Monday, 15 May 2017


My son and I aren't really speaking.  Last fall he sent me a series of texts in which he told me to fuck off and told me that the best gift I could ever give him would be to never see him again.  That didn't stop him from repeatedly asking me for money.  A few months ago he texted me to tell me that he had been diagnosed as having bipolar disorder. 

My son lives with a woman who has three children, none of them are his.  When he told me that he was diagnosed he also asked for money for his rent.  I told him no but that I would pay for his medication.  I don't know if my son has bipolar disorder or not, the medications he's on are antipsychotics and antidepressants.  He was diagnosed by a doctor at a walk in clinic, not a psychiatrist.  My son is also a habitual liar.

I have a very good friend who has bipolar disorder.  It's a horrible disease.  My friend was trending up into mania last week when we were talking about my son and she told me she was surprised that I didn't have more involvement with him because I'm so supportive of her struggle.  I told her that I had to protect myself from him and that I don't have to protect myself from her.  She is my friend, there is space between us.  There is very little space between a mother and her child. 

I want to help my son but he is angry with me.  Angry that I remarried.  Angry that I don't give him money.  Angry that I don't do what he wants, when he wants.  I don't know how to support him without getting sucked into his lies, so I don't.  I keep him at arm's length to protect my own heart. 

I just finished reading a very good book about bipolar disorder, "My Lovely Wife in the Psych Ward" by Mark Lukach.  It gave me more insight into what it's like living with someone with bipolar disorder and the effects it has on a family.  But it also made me feel resentful, I already have one dependent adult child, I don't want to care for another one which makes me sound like an awful mother but it's true.  I'm tired of taking care of others.  I know it's not my son's fault but I can't deal with this right now.  It hurts to much.  Every time we are in contact he hurts me again so I do feel the need to protect myself.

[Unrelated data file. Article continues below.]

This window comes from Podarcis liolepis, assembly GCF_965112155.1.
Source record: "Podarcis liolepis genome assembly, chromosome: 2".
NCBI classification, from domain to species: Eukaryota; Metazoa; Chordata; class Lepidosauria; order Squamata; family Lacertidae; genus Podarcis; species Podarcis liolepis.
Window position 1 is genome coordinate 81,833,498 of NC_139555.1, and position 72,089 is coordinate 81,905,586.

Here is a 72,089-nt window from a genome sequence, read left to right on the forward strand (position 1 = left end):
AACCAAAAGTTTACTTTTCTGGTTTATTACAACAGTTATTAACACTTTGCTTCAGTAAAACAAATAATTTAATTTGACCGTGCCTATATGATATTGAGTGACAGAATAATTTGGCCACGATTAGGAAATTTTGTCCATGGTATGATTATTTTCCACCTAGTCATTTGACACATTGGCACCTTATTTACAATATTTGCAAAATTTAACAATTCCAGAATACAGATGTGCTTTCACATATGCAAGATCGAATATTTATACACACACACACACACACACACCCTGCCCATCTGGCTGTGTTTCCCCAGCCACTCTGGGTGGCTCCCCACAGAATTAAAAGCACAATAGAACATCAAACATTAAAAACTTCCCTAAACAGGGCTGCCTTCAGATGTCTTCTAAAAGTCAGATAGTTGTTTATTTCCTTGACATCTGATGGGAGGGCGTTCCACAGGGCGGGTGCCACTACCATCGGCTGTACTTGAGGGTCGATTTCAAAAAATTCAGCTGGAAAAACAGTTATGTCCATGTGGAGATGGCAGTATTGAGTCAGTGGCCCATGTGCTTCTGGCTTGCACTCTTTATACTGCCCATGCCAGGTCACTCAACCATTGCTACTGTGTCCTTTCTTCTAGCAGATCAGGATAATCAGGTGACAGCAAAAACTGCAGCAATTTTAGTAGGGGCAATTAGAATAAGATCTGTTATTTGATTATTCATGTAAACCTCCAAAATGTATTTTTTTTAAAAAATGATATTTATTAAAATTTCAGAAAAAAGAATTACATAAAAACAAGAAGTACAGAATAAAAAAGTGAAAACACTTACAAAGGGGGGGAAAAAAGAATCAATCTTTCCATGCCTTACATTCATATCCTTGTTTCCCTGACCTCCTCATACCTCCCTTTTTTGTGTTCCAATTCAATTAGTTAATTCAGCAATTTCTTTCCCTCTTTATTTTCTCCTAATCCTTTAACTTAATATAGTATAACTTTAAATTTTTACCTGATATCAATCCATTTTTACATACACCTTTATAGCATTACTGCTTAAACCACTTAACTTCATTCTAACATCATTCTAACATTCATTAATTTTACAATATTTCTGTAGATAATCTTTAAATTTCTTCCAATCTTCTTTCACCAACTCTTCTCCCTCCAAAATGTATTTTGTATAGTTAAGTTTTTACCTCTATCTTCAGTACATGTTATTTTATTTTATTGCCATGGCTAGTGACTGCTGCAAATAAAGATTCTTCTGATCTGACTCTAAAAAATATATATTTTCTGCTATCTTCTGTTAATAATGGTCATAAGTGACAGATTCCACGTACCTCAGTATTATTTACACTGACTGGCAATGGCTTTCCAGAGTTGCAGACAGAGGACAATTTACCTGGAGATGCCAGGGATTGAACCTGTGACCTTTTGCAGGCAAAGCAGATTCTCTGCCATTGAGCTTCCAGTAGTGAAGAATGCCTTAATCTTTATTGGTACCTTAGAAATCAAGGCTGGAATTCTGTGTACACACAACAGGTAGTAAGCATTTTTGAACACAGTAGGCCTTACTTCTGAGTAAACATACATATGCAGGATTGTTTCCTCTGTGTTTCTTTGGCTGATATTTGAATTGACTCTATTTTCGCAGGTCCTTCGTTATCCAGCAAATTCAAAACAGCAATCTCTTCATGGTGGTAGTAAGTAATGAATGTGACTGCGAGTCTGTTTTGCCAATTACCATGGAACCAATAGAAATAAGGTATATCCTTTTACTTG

I need to find a way to support him that doesn't drain me. 

11 comments:

  1. I appreciate your honesty, and I agree that you need to protect yourself from him. There comes a time when you want your children to grow up and become independent. It is okay to want and expect that. Katie is an exception to the rule because she is unable to become independent. Your son is not doing what he needs to do, not getting the help he needs to change his life and manage his mental health. He could do that, but he chooses not to. He has choices. So do you. Being his mother doesn't mean you have to sacrifice yourself and your finances so he can avoid getting the help he needs. Offering to pay for his meds is a kind and loving gesture. That might be the best and most effective way to support him in his struggle. My heart goes out to you.

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    1. Thank you. Mental illness is so difficult because your brain lies to you. But yes, he does have choices.

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  2. Are you in British Columbia? If someone can't afford antidepressants, antipsychotics etc. are 100% covered. If you want to know more send me a note on Facebook and I will look it up.

    I think you are doing right by your son. He is an adult. You are doing him a disservice by caretaking. Caretaking is taking from someone who can do for themselves. Caregiving is giving to someone to assist them to live their best life.